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When talking about encryption with block ciphers, you should distinguish block cipher itself from the mode of operation that employs the block cipher. Block cipher takes an input $P$ of fixed length $n$ and transforms it under key $K$ (and possibly under other parameters such as tweak $T$) to output $C$ of the same length $n$: $$ E:\; P \xrightarrow{K(,T)} ...


3

The two plaintexts are almost certainly identical. At the very least, any difference between them must be representable in 32 bytes, since that's as much information as the XOR of the encrypted files contains. Assuming that the plaintexts are indeed identical, we can also see that changing the encryption key has a very simple and predictable effect on the ...


6

First of all, we need to review what they mean by "parity of a permutation"; they don't mean whether the input block had a even number of 1's. Instead, they view the $n$ bit cipher (with a specific key) as a permutation on $2^n$ objects; that is, it can be review as a way of rearranging that set of $2^n$ objects onto itself. Now, permutations on a finite ...


6

There are many well known and studied ways of constructing a hash function from a block cipher. A thorough (but reasonably readable for a beginner) treatment of many of the classic approaches, and the security properties of the various constructions, can be found in Black-Box Analysis of the Block-Cipher-Based Hash-Function Constructions from PGV, which is ...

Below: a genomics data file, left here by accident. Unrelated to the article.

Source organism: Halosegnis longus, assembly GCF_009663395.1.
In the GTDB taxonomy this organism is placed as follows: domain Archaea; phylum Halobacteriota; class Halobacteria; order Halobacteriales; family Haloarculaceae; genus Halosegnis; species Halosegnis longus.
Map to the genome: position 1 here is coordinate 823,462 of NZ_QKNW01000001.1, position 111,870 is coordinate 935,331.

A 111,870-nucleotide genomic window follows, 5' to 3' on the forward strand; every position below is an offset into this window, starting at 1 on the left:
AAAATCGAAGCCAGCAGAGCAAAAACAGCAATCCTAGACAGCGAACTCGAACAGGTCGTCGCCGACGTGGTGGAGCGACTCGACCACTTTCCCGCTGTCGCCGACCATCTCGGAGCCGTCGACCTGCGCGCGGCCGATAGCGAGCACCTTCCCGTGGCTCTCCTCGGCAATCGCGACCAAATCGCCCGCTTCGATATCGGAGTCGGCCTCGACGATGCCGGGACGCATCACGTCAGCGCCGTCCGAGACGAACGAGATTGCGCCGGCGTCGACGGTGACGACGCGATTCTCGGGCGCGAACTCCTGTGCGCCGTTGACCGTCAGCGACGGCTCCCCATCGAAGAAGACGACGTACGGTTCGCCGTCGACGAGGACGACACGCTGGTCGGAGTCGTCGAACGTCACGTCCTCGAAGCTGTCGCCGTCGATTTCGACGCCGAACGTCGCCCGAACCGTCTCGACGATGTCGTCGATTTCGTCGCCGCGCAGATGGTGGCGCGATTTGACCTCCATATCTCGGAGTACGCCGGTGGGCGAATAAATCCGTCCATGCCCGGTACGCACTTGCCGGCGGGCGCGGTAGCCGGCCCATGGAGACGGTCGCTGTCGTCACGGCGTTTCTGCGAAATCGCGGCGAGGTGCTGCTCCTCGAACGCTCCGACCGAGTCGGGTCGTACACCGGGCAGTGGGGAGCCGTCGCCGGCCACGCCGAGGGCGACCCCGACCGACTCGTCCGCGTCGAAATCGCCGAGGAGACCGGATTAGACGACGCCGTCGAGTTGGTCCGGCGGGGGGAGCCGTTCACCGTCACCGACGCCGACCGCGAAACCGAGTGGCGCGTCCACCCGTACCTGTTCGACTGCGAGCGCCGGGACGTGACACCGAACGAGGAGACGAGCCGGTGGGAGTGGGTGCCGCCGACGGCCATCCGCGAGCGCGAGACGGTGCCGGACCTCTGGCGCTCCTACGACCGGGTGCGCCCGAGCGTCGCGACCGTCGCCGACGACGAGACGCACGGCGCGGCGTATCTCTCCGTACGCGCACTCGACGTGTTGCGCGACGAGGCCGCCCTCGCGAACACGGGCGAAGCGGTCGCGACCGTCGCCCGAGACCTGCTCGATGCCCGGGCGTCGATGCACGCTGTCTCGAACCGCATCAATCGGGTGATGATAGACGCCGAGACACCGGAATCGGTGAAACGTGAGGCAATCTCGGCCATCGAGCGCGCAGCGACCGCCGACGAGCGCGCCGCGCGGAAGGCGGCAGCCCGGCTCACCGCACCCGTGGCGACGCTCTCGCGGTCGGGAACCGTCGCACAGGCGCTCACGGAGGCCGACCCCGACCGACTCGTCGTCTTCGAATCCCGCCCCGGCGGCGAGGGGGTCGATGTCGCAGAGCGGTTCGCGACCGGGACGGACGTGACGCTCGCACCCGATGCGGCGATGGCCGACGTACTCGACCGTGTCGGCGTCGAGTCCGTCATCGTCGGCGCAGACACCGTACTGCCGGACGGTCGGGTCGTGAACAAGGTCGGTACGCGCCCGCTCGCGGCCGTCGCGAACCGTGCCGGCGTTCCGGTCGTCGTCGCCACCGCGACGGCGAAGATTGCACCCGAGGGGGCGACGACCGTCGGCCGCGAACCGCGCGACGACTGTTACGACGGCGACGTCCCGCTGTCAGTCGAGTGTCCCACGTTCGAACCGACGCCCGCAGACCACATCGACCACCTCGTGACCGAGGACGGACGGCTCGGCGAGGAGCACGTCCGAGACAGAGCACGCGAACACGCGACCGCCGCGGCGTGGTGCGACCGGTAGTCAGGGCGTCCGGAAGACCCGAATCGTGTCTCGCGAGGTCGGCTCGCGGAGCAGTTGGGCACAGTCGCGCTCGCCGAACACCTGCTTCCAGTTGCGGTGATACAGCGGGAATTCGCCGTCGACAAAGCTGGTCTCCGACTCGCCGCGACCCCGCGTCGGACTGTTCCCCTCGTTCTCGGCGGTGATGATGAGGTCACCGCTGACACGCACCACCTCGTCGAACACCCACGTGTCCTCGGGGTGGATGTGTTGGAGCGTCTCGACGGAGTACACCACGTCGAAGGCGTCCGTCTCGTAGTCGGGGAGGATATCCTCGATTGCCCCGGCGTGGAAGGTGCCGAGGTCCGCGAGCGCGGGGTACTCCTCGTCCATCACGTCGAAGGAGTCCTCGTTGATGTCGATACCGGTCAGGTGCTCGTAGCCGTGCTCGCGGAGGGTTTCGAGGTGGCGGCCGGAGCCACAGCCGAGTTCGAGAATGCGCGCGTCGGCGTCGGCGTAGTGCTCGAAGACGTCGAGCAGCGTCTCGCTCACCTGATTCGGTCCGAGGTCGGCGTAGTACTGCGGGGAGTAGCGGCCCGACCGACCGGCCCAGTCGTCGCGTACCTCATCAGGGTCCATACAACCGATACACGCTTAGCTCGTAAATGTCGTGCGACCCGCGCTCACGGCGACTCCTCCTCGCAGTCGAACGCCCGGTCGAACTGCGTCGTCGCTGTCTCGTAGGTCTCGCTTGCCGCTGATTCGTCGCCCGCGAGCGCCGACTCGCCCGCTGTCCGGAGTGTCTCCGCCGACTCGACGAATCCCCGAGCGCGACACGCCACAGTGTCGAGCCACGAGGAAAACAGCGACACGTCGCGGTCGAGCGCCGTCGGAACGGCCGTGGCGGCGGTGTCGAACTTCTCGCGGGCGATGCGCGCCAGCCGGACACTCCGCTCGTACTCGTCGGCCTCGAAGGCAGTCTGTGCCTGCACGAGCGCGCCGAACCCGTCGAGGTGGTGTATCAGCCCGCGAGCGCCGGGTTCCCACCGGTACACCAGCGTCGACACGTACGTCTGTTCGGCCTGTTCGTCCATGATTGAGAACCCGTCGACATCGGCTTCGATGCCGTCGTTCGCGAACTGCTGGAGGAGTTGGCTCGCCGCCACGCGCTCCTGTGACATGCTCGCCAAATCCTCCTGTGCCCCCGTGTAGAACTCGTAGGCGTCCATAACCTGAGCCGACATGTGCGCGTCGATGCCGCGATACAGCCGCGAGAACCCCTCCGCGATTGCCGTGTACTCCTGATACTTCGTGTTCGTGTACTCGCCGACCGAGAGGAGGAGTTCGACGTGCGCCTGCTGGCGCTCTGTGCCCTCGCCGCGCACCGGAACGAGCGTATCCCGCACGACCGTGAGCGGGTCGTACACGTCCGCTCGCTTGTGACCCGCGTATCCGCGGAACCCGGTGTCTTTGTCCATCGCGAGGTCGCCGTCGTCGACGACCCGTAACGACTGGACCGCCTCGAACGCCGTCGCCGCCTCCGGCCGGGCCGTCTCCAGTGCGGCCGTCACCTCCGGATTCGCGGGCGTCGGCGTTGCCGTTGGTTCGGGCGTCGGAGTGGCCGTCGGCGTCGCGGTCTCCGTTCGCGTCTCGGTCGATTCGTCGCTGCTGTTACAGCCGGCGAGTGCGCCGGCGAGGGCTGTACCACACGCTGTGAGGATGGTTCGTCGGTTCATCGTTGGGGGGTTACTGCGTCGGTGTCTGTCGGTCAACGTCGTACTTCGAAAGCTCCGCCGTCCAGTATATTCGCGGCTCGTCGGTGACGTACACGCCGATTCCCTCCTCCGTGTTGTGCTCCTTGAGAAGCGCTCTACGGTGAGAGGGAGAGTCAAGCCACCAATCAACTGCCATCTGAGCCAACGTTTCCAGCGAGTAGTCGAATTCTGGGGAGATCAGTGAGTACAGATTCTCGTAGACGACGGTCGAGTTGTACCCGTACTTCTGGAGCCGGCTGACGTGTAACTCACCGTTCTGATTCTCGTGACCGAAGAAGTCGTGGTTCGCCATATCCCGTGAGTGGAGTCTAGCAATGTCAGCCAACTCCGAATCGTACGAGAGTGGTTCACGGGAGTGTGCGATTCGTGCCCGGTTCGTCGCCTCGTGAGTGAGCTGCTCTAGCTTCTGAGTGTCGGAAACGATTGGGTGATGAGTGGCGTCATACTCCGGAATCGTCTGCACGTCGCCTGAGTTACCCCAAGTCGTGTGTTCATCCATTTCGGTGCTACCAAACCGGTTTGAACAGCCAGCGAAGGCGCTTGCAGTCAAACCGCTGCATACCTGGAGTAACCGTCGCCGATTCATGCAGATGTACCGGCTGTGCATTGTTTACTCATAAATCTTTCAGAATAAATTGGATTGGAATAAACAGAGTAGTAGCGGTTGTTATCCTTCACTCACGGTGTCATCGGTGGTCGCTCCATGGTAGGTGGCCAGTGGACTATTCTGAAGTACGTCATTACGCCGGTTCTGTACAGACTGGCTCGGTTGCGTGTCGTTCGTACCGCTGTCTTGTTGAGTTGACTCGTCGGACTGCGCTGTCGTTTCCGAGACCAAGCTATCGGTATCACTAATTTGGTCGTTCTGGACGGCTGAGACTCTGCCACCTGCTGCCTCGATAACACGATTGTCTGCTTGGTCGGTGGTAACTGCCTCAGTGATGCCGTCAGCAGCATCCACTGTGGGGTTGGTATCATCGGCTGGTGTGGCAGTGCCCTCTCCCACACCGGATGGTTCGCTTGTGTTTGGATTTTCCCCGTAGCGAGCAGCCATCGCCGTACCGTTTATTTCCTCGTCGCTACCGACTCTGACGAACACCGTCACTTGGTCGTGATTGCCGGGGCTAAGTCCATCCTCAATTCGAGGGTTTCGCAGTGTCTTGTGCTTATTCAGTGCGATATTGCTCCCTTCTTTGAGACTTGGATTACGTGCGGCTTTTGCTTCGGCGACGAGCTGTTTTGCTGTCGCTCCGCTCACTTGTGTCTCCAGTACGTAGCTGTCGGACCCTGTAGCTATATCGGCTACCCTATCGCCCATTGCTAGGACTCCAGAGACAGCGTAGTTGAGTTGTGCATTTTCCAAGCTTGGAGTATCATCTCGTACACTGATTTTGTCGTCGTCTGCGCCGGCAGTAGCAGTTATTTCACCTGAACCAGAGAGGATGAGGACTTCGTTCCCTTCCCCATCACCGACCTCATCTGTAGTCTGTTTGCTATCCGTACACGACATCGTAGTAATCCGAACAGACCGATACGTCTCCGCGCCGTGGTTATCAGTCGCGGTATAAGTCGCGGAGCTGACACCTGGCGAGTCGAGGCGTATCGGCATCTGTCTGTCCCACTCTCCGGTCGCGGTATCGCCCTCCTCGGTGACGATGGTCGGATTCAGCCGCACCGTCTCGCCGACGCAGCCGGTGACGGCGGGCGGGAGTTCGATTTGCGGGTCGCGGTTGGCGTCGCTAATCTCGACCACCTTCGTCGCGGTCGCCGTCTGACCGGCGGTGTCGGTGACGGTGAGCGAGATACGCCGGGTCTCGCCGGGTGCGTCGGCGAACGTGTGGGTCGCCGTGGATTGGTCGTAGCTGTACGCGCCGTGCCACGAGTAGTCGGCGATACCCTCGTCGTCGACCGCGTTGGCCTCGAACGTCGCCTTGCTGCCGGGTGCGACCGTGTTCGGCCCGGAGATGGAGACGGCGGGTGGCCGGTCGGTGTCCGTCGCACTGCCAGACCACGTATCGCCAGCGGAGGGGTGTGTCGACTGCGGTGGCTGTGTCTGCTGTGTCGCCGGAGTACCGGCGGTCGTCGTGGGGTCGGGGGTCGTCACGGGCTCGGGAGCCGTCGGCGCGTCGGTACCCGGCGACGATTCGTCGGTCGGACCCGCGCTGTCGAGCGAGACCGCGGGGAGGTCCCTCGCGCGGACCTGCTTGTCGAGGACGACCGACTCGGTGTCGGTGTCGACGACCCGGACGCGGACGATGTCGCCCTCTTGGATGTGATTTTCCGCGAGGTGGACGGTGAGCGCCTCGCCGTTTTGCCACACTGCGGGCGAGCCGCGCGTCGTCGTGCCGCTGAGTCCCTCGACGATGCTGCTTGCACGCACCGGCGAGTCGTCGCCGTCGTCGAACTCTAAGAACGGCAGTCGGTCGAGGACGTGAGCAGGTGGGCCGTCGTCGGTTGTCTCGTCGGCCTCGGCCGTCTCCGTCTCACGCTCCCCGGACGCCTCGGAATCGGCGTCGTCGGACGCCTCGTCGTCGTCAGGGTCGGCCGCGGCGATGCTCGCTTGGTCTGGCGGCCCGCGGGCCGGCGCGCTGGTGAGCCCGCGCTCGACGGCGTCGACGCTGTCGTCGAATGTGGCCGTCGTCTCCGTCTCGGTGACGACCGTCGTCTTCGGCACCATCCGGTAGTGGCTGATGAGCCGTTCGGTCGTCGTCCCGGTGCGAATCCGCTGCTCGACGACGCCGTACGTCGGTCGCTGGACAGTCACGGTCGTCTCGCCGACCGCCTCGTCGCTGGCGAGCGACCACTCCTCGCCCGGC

5

Yes, we can build a hash function from a block cipher, and that's common, although with block ciphers designed for that purpose, when in the following I focus on AES, mentioned in the (different) question that motivated the present answer [which got moved here because said question was found to be a duplicate]. One classic method to obtain a hash function ...


2

A "cryptographic" hash function commonly has to fulfill two properties: It is collision resistant, meaning that there is no efficient (probabilistic polynomial time adversary), who can find two different messages that map to the same hash value It is compressing, meaning that takes a 'long' string and outputs a shorter hash value. Simply encrypting a ...


3

Remark: in One Time Pad the pad is used once, thus this is not OTP, since here $k$ is reused. Hint for part 1: Write the relations between $k$, the message blocks $m_i$, the ciphertext blocks $\small C_i$ with the convention $\small\text{IV}=\small C_0$. Then, find equations that allow computing the desired $m_3⊕m_4$ from known quantities. Hint for part 2, ...


5

It can't be achieved under the assumptions you are making, because the attacker can distinguish it by selecting an arbitrary $k'$, and checking if $E(k')$ commutes with the permutation in question. That is, to check a permutation $P$, we pick an arbitrary $x$, and check if: $E(k', P(x)) = P(E(k',x))$ This equation always holds if $P = E(k)$ for some value ...



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